and kiss you on the cheek

you barely nod in my direction our son sucks

on breasts newly sprung triggered by the baby’s need.

out for dinner

three weeks after the birth of the baby you sit back in your chair

suckling the baby

even more of a stranger to me now than before our first embrace

Isolation

We’re all in this boat together. Like it or not!

During this coronavirus I have been pretty much contributing very little or better said, nothing, to the blogosphere about the pandemic, and how it is affecting my life, or for that matter, how it affecting anybody or anything.

It’s not that I don’t have anything to contribute to the conversation. It is that this thing is a really, really big deal, and I don’t want to diminish its importance to anyone by failing to reflect just how important it really is, to me, and to the world around me.

To those out there who believe that the government is overstating the dangers of Covid 19, and they can cheerfully go on about their business without changing anything, well, thanks for less than nothing, since your ignorance may already be having a serious effect on the lives and well being of thousands of people, some right in your own neighbourhoods, some physically a long ways away. Like maybe even in other countries or even continents.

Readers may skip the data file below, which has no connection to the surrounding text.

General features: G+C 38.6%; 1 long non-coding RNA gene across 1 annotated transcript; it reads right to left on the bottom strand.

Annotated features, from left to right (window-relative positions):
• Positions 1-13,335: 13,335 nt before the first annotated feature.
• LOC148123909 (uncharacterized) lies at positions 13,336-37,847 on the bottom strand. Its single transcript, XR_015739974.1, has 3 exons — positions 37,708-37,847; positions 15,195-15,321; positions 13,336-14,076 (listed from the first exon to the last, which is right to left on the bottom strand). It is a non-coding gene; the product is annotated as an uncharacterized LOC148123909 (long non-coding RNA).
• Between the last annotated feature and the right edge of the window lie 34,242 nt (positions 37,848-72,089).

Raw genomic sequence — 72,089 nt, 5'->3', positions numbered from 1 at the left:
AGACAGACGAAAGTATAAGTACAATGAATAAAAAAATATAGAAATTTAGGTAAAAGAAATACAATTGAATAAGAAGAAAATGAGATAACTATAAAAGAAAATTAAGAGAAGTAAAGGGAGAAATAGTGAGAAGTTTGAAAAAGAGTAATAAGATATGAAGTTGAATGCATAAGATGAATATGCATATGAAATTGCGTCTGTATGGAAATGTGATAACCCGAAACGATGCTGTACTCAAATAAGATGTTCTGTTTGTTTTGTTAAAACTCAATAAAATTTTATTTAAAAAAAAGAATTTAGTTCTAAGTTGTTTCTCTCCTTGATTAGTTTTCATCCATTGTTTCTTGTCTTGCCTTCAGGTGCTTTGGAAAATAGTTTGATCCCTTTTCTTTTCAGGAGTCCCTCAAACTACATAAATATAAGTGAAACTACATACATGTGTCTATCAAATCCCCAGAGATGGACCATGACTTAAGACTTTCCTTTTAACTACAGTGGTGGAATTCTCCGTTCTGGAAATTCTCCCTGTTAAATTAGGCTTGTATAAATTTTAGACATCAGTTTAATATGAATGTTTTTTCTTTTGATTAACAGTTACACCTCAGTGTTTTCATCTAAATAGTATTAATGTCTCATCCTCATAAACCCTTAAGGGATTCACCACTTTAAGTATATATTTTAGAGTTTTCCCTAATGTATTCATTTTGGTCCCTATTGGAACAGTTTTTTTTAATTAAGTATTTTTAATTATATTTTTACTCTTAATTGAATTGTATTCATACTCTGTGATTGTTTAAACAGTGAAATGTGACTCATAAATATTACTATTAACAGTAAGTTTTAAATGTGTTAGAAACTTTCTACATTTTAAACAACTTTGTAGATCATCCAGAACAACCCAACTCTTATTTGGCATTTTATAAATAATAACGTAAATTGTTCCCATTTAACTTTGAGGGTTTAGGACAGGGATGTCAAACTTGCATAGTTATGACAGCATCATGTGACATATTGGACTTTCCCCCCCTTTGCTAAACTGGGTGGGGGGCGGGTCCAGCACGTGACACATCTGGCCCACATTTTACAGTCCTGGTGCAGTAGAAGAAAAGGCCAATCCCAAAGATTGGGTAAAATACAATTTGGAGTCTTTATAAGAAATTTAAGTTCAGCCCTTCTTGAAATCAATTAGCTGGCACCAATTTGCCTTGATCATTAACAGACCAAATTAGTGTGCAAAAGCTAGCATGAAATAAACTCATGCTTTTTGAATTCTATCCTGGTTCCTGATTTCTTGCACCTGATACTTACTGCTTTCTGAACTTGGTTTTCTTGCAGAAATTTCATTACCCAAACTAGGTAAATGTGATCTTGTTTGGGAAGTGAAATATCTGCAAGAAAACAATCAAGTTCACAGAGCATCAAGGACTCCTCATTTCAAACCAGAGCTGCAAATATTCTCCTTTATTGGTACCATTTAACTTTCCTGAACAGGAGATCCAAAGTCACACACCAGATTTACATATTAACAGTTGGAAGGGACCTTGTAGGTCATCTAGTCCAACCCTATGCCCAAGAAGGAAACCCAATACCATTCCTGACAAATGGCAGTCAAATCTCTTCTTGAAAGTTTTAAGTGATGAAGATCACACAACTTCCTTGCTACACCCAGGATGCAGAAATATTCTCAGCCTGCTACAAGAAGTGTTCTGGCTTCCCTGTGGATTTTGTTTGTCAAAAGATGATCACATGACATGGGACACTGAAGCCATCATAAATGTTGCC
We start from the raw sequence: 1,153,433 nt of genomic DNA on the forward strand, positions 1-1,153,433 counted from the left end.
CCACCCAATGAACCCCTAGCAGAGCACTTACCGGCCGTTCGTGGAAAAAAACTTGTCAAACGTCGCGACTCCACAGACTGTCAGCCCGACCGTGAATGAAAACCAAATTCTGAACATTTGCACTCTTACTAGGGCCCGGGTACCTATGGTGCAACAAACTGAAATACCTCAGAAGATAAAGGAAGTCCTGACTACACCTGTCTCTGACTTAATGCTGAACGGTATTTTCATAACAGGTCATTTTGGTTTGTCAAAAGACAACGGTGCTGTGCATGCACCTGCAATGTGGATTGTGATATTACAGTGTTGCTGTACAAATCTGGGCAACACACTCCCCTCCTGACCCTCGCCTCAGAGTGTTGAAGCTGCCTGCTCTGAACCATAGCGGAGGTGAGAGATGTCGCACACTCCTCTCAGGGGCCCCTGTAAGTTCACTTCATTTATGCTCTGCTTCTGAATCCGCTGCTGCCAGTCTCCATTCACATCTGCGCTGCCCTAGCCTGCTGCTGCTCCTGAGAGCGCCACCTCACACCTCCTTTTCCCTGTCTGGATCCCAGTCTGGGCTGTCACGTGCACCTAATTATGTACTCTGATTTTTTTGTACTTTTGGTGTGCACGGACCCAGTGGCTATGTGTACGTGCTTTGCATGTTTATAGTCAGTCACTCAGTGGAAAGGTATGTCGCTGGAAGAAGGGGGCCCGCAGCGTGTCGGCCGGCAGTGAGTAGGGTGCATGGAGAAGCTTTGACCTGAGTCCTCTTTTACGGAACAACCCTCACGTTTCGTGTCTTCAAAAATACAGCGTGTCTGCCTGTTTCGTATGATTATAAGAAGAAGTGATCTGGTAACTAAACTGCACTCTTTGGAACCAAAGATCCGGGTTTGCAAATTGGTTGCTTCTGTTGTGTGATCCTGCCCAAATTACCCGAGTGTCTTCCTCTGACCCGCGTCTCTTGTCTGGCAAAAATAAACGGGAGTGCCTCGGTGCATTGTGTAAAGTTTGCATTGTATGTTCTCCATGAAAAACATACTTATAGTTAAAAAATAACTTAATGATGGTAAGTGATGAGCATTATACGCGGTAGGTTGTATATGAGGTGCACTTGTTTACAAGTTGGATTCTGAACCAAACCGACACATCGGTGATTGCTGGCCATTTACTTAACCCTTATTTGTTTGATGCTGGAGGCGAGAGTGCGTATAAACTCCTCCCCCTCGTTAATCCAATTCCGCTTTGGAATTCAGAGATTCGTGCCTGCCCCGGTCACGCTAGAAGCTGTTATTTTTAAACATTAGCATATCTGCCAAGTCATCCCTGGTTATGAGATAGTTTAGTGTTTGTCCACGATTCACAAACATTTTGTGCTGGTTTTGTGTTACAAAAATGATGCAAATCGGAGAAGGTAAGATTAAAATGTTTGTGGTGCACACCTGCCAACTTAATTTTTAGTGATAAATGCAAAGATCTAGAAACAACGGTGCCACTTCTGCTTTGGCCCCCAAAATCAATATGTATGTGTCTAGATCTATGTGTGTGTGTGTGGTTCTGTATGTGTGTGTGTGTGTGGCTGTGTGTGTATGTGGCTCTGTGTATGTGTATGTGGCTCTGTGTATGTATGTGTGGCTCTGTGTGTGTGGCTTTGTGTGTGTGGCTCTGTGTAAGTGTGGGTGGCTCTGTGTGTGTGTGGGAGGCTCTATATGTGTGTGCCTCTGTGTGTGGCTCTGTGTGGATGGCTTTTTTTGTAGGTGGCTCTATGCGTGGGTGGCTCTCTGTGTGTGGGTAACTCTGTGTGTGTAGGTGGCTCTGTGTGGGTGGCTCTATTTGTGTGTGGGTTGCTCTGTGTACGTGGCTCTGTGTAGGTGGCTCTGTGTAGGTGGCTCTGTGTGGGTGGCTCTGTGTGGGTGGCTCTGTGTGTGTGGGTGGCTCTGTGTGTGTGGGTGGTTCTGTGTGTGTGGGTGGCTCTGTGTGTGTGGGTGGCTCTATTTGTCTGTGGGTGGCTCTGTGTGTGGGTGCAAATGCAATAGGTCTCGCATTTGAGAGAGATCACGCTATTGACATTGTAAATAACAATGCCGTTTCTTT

Like it or not, failing to self isolate yourself is reckless endangerment, and potentially, mass suicide/murder.

Canada’s Healthy Minister Patty Hajdu

You see, normally I’m a skeptic when it comes to government health warnings, and generally dismiss most as merely propaganda to serve the interests of an overbearing nanny state.. Not this time, not now and not ever. This virus kills people, lots of people, including people like me, with immune deficits that mean infection will mean a ferocious battle for my very life.

If I’m really lucky, most people in my own area, Vancouver, British Columbia and Metro Vancouver will have been helping the Provincial and Federal governments by isolating themselves at home as much as is humanly possible, and help slow the disease so that by the time I get it, there will still be hospital resources available, and I’ll get whatever it is I need from medical treatment whether it includes Intensive Care, Respirators or other devices. Hopefully there won’t be so many of us sick at one time that the system simply collapses after being overwhelming by the demand created by our citizens being unwilling to do what it takes to flatten the curves, or plank it.